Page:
Tag Archives: Virginia

Servicing Our Economy: Producer Service Location and Government Procurement 2004–2010 in the Washington DC Metropolitan Area

Source: S. C. Christopher, R. D. Vese, M. A. Boyd, A. D. Reddy, A. P. Mulhollen, D. E. Zand and T. F. Leslie, Growth of Change, May 15, 2016

Abstract:

Harrington and Campbell (1997) previously illuminated the pattern of producer services’ suburbanization in the Washington, D.C., metropolitan area between 1970 and 1992. Their results showed producer services growing at a faster rate at locations farther from the central city. We revisit the topic utilizing data from 2004 to 2010, assessing not only changes in the distribution of producer services since their work, but also the impact of massive increases in defense spending on producer services’ growth throughout the first decade of the twenty-first century. Multivariate linear regression is used to estimate per capita growth of producer services employment using six independent variables. Our results reveal producer services employment during the time period has grown significantly more quickly in the urban D.C. core than the outer suburbs, contrary to Harrington and Campbell’s research. Additionally, we find per capita producer services employment is self-limiting over the study period: locations with more producer services employment in 2004 experienced significantly less producer services growth over the period. We find federal procurement has no correlation on producer services overall, with limited effects on some subsectors. Analyzing a select group of producer services subsectors revealed that no sectors followed the overall model exactly, suggesting that targeting producer services for growth must be done carefully. None of our models show employment diversity to be a factor in differentiating economic growth at the intra-metropolitan level.

Development and Management of State Contracts in Virginia

Source: Commonwealth of Virginia, Joint Legislative Audit and Review Commission, Report no. 482, June 13, 2016

From the summary:
Report on the state contracting process, from procurement through contract administration, with a focus on maximizing value and minimizing risk to the state. …

WHY WE DID THIS STUDY
In 2014 the Joint Legislative Audit and Review Commission (JLARC) directed its staff to review the development and management of state contracts. Interest in this topic was prompted by problems that arose from several recent high-profile contracts. Staff were directed to evaluate whether the state’s policies ensure that contracts provide good value to the state and mitigate the risks to agencies and the public.

ABOUT STATE CONTRACTING
State entities in Virginia spent more than $6 billion through contracts in fiscal year 2015, mostly for goods and services related to transportation, construction, and information technology. Several laws and policies govern how agencies procure and use contracts, but the most prominent is the Virginia Public Procurement Act. The contracting process is decentralized, as most contracts are procured, developed, and managed by individual agencies.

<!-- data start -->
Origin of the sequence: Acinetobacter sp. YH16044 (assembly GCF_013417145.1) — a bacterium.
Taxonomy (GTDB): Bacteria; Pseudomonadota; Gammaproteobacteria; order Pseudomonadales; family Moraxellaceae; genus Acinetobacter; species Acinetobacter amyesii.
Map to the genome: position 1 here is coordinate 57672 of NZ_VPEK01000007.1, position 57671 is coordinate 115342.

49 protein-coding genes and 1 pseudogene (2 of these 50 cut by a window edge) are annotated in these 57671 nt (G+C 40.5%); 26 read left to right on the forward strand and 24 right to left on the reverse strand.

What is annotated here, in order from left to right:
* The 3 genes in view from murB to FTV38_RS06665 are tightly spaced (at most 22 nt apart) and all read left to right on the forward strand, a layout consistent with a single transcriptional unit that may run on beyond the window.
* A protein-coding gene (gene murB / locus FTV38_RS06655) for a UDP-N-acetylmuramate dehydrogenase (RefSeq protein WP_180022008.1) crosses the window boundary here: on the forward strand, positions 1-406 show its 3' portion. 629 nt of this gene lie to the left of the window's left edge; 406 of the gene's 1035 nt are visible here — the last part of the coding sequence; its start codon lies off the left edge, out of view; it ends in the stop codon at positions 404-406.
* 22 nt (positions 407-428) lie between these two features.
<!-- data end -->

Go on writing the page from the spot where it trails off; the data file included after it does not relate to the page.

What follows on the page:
WHAT WE FOUND
Some contracts deviated from original expectations Approximately 10 percent of contracts analyzed for this study—12 contracts valued at $1.8 billion—fell significantly short of meeting agencies’ original expectations. Some less significant deviation from original expectations is to be expected, especially with complex contracts. Almost two-thirds of the contracts were at least slightly behind schedule, over budget, or did not meet agencies’ needs. These contracts were procured under different state statutes and therefore the authority of different oversight agencies. In some cases, the public was negatively impacted. Most performance problems appear to be within the control of agencies or vendors and may therefore be preventable through more robust contracting processes.

Some policies can limit agencies’ ability to make quality purchases at reasonable cost ……
Risk management is not sufficiently emphasized to adequately protect the state ……
Many contracts do not contain provisions to allow for contract enforcement ……
Lack of focus on contract administration policies undermines adequate contract monitoring and enforcement ……
Vendors are generally satisfied with state contracting but have difficulties filing complaints when warranted ……
Centralized oversight of state agency contracting is too limited ……
Comprehensive information on contract performance is lacking ……

WHAT WE RECOMMEND
• Legislative action Develop criteria for identifying high-risk contracts and implement a process to oversee them.
• Direct DGS and VITA to develop a centralized approach to tracking contract performance.
• Direct DGS and VITA to develop a comprehensive training program on effective contract administration.
• Executive action Develop tools and policies that allow agencies to balance cost with the quality of goods and services purchased.
• Develop mandatory training on effective risk management.
• Develop guidelines for assigning staff to administer contracts, particularly those that are high risk or high value.
• Develop guidelines for monitoring vendor performance, reporting performance problems, and using enforcement measures.
• Improve awareness of the vendor complaint process and make it easier to use.
Related:
Procurement study finds risks in state contracting and oversight
Source: Michael Martz, Richmond Times-Dispatch, June 13, 2016